Over the past 20 years, we have witnessed an unprecedented development of new life-science technologies. Although clinical outcomes have also improved, the benefits often remain out of reach for many patients. Translating scientific and technological gains into clinically meaningful outcomes that are accessible and affordable to all who need them is one of the great challenges of our time.
Several prominent voices have called on the field to “raise the bar” and aim higher in research efforts, to measurably and meaningfully lengthen and improve patients’ lives. The American Society of Clinical Oncology (ASCO), for example, has defined minimum thresholds for “clinically meaningful outcomes,” such as three-months additional survival for patients diagnosed with advanced non-small-cell lung cancer. The crucial question, though, is how to achieve these gains.
We suggest a pragmatic approach: Acknowledge the challenges facing drug-development research today and pursue effective long-term strategies. We highlight three realities that are often overlooked and discuss ways to address them.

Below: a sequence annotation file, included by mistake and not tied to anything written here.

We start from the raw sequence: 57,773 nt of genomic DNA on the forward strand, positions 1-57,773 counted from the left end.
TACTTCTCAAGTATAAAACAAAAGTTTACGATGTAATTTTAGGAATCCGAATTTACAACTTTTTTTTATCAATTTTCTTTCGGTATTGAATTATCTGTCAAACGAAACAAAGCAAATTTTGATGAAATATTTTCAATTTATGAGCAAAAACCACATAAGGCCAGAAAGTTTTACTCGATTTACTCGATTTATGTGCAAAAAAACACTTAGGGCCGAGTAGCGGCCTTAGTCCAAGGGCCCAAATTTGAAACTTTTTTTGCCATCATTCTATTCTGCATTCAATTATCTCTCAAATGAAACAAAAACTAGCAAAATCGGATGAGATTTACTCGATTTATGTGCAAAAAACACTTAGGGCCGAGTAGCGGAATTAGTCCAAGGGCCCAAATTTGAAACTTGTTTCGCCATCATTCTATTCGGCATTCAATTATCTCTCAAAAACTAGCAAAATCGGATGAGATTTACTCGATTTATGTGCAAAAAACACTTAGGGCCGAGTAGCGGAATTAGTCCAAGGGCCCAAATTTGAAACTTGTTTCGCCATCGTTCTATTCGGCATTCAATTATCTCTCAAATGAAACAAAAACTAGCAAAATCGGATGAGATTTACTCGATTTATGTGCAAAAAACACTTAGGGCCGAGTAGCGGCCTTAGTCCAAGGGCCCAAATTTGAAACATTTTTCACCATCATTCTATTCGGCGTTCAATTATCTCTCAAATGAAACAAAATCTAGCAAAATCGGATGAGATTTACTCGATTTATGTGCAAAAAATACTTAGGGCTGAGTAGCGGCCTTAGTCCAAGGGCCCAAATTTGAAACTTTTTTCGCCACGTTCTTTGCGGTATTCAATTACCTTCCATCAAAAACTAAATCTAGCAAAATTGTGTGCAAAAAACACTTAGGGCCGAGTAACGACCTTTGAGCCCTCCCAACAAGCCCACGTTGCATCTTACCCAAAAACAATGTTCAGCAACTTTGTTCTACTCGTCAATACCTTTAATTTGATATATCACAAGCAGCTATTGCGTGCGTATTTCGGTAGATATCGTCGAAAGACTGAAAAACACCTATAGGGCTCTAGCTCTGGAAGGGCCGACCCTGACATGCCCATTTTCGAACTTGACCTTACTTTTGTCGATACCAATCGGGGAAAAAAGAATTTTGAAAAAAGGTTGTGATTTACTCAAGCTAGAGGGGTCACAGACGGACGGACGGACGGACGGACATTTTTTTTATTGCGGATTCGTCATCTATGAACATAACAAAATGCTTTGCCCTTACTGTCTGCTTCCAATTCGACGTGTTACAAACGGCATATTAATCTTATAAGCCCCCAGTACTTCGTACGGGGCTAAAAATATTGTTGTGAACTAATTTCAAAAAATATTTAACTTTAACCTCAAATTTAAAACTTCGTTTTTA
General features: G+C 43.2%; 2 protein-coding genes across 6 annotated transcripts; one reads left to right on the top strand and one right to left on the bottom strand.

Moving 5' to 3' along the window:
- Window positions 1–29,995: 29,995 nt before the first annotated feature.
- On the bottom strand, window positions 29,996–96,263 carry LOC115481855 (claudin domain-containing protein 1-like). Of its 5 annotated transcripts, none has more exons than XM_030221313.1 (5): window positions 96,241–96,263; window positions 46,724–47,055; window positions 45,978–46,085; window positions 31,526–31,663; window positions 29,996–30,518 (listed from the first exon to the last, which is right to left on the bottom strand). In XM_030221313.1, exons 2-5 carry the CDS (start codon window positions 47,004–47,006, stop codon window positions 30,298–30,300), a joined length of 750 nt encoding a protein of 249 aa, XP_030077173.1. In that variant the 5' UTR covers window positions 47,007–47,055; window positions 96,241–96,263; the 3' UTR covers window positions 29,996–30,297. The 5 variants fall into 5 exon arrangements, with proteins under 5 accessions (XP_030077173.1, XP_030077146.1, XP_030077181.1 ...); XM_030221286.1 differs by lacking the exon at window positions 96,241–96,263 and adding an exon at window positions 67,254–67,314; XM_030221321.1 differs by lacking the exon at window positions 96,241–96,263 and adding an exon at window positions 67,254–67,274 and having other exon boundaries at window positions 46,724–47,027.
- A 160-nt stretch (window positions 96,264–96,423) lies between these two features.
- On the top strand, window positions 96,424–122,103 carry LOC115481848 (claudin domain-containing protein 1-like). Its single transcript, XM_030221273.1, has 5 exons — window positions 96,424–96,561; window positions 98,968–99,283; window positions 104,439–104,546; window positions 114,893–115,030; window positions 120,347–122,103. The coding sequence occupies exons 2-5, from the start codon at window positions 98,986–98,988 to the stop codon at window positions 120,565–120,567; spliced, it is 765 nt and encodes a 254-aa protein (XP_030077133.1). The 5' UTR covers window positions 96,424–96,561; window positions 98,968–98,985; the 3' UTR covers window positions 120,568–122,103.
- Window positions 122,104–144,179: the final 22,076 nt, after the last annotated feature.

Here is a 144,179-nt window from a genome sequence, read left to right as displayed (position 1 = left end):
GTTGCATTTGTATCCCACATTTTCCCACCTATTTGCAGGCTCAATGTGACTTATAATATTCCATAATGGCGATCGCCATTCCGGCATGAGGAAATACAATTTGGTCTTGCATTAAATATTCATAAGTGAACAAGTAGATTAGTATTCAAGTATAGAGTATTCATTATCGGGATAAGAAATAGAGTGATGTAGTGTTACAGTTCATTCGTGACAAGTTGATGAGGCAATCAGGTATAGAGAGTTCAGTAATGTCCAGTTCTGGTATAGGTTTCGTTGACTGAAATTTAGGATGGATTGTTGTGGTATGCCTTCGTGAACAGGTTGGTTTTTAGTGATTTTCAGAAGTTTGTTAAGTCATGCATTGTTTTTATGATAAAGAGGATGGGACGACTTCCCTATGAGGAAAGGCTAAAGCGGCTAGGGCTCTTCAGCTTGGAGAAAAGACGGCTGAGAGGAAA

Reality #1: Headline results from initial clinical trials do not predict the ultimate value of a treatment
A systematic analysis based on the Continuous Innovation Indicators (CII) tool (submitted for publication) shows that effect sizes obtained in registration trials have never predicted the ultimate success of the treatment. Most treatment staples used today entered the market with modest effects and the use of surrogate endpoints. Their full value developed over decades of clinical use.
Figure 1 shows the hazard ratio for overall survival—the ratio of survival in the treatment group to survival in the placebo group—of all positive studies of systemic therapies in the CII over time (n = 224). There is no relationship between hazard ratio and year of publication (p = 0.6). The average hazard ratio has remained remarkably steady at around 0.7 since it became commonly reported in the mid-1990s.